Tina Vasquez is a first generation American, and so are the students she teaches at Charlottesville High School. But their experiences as immigrants are very different. Tina came to America with her parents from Germany; one of her students arrived from Central America via a truck concealing layers of humans stacked on each other and a subsequent walk across a desert. Other students have never been to school before, never sat at a desk – spending their lives working in agricultural fields to help support their families. Her students most often arrive alone, hoping to connect with family members resettled there by the International Rescue Committee. And they look to Tina hoping to develop survival language skills, social emotional skills and friends.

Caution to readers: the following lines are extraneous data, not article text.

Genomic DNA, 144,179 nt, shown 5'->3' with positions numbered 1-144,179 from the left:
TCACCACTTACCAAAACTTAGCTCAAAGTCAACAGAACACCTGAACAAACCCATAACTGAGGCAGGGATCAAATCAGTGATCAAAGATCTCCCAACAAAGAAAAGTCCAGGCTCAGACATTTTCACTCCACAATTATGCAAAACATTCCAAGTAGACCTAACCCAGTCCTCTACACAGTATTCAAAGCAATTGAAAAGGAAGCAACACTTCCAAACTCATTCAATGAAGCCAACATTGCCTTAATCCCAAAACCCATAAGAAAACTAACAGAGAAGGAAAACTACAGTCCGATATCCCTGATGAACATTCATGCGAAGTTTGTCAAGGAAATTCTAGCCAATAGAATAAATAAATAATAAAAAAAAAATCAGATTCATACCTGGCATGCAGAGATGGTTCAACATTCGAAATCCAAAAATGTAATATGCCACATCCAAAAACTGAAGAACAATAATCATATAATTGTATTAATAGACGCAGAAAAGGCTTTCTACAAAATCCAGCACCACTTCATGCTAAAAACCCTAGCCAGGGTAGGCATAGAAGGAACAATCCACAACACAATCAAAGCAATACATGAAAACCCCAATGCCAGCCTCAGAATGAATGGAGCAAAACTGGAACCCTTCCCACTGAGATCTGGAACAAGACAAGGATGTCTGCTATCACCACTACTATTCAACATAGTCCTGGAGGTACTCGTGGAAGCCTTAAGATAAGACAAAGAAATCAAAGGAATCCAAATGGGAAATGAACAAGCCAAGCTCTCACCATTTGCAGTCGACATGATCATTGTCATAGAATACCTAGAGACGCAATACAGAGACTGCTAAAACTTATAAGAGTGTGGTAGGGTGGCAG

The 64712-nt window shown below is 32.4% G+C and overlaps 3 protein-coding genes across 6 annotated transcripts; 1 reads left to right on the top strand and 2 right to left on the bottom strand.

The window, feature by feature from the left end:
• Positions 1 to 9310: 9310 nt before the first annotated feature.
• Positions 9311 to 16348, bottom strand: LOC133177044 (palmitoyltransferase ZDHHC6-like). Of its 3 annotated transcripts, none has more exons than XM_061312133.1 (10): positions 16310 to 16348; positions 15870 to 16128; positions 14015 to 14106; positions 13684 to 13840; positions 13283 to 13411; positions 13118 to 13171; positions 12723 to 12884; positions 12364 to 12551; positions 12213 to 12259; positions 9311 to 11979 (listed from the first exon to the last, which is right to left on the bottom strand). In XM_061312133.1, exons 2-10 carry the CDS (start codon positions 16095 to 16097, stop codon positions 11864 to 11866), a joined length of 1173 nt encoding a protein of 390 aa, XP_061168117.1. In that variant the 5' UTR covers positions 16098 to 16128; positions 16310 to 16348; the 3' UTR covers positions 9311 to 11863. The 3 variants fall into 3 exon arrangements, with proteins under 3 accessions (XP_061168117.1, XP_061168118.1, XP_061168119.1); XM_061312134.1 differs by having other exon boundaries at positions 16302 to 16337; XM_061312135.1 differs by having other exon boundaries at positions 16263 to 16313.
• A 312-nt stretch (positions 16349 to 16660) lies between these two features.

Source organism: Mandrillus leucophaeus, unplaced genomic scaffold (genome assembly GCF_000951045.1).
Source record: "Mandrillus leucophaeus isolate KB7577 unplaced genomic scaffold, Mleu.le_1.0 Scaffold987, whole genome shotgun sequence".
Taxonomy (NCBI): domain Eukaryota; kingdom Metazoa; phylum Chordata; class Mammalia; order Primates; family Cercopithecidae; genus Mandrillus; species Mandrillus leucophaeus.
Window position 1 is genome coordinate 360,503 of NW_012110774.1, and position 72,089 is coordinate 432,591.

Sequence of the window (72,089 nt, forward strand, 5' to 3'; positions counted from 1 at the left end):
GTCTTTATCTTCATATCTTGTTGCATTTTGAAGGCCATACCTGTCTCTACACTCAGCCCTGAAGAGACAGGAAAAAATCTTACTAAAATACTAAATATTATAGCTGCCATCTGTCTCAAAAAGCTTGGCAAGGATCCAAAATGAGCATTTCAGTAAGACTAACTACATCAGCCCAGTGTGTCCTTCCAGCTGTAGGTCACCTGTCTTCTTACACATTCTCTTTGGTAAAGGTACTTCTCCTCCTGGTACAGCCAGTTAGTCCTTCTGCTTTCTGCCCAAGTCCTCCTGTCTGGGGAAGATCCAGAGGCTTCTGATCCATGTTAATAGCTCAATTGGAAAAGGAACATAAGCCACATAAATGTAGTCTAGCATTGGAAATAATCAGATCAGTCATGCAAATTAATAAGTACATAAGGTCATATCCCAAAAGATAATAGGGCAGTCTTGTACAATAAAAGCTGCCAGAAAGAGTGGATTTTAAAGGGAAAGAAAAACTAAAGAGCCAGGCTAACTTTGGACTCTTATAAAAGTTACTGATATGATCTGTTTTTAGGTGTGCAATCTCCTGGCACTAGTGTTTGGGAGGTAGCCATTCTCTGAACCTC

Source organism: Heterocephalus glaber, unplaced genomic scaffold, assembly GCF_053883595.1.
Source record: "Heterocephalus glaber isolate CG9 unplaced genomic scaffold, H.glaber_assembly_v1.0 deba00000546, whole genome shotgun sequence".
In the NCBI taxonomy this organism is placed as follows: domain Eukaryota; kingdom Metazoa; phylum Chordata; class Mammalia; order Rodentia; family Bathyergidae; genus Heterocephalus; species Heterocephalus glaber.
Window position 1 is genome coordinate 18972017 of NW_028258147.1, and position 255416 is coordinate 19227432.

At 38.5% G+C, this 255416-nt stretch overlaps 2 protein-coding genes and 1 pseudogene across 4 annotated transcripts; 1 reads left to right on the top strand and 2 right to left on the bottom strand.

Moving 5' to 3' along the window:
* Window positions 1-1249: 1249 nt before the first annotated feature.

Today we visit with Tina Vasquez, teacher of Newcomer Students at Charlottesville High School in Charlottesville, VA. Tina is a new 2020 Fellow who designed a fellowship to attend the International Colloquium on Languages, Cultures, and Identity in Schools and Society, in Soria, Spain. When she executes her plans next summer, she will begin on the shores of southern Spain where most refugees arrive by boat, attend and present at the Colloquium, research across Spain innovative programming addressing the refugee issue, and complete a home stay. All of this to explore the impact of ethnic and cultural identity-related issues on academic success in Newcomer high school refugee and immigrant English Learners and develop new approaches that support them.